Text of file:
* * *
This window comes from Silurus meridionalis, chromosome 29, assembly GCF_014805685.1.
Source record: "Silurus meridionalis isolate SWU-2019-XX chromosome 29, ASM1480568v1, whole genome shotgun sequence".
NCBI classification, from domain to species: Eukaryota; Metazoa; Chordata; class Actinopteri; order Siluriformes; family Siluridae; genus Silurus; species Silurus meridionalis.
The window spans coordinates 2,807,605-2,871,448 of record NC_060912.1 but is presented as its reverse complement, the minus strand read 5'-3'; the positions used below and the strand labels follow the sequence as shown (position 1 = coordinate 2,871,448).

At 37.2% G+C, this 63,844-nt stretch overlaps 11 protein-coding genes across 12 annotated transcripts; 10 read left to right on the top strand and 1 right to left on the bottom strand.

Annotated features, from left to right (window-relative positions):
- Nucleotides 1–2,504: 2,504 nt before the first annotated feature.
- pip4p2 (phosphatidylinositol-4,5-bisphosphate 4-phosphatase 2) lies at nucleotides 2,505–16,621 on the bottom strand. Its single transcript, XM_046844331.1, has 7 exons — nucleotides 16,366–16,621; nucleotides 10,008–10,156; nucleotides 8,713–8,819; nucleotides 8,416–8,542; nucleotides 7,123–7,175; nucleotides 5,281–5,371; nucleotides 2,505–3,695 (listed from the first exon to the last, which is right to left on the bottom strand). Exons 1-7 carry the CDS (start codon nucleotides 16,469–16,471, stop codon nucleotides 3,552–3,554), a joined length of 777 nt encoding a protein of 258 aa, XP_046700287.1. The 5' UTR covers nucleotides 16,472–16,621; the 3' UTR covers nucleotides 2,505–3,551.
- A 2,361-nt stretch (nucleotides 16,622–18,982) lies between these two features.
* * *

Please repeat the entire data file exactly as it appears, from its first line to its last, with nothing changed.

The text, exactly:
This window comes from Silurus meridionalis, chromosome 29, assembly GCF_014805685.1.
Source record: "Silurus meridionalis isolate SWU-2019-XX chromosome 29, ASM1480568v1, whole genome shotgun sequence".
NCBI classification, from domain to species: Eukaryota; Metazoa; Chordata; class Actinopteri; order Siluriformes; family Siluridae; genus Silurus; species Silurus meridionalis.
The window spans coordinates 2,807,605-2,871,448 of record NC_060912.1 but is presented as its reverse complement, the minus strand read 5'-3'; the positions used below and the strand labels follow the sequence as shown (position 1 = coordinate 2,871,448).

At 37.2% G+C, this 63,844-nt stretch overlaps 11 protein-coding genes across 12 annotated transcripts; 10 read left to right on the top strand and 1 right to left on the bottom strand.

Annotated features, from left to right (window-relative positions):
- Nucleotides 1–2,504: 2,504 nt before the first annotated feature.
- pip4p2 (phosphatidylinositol-4,5-bisphosphate 4-phosphatase 2) lies at nucleotides 2,505–16,621 on the bottom strand. Its single transcript, XM_046844331.1, has 7 exons — nucleotides 16,366–16,621; nucleotides 10,008–10,156; nucleotides 8,713–8,819; nucleotides 8,416–8,542; nucleotides 7,123–7,175; nucleotides 5,281–5,371; nucleotides 2,505–3,695 (listed from the first exon to the last, which is right to left on the bottom strand). Exons 1-7 carry the CDS (start codon nucleotides 16,469–16,471, stop codon nucleotides 3,552–3,554), a joined length of 777 nt encoding a protein of 258 aa, XP_046700287.1. The 5' UTR covers nucleotides 16,472–16,621; the 3' UTR covers nucleotides 2,505–3,551.
- A 2,361-nt stretch (nucleotides 16,622–18,982) lies between these two features.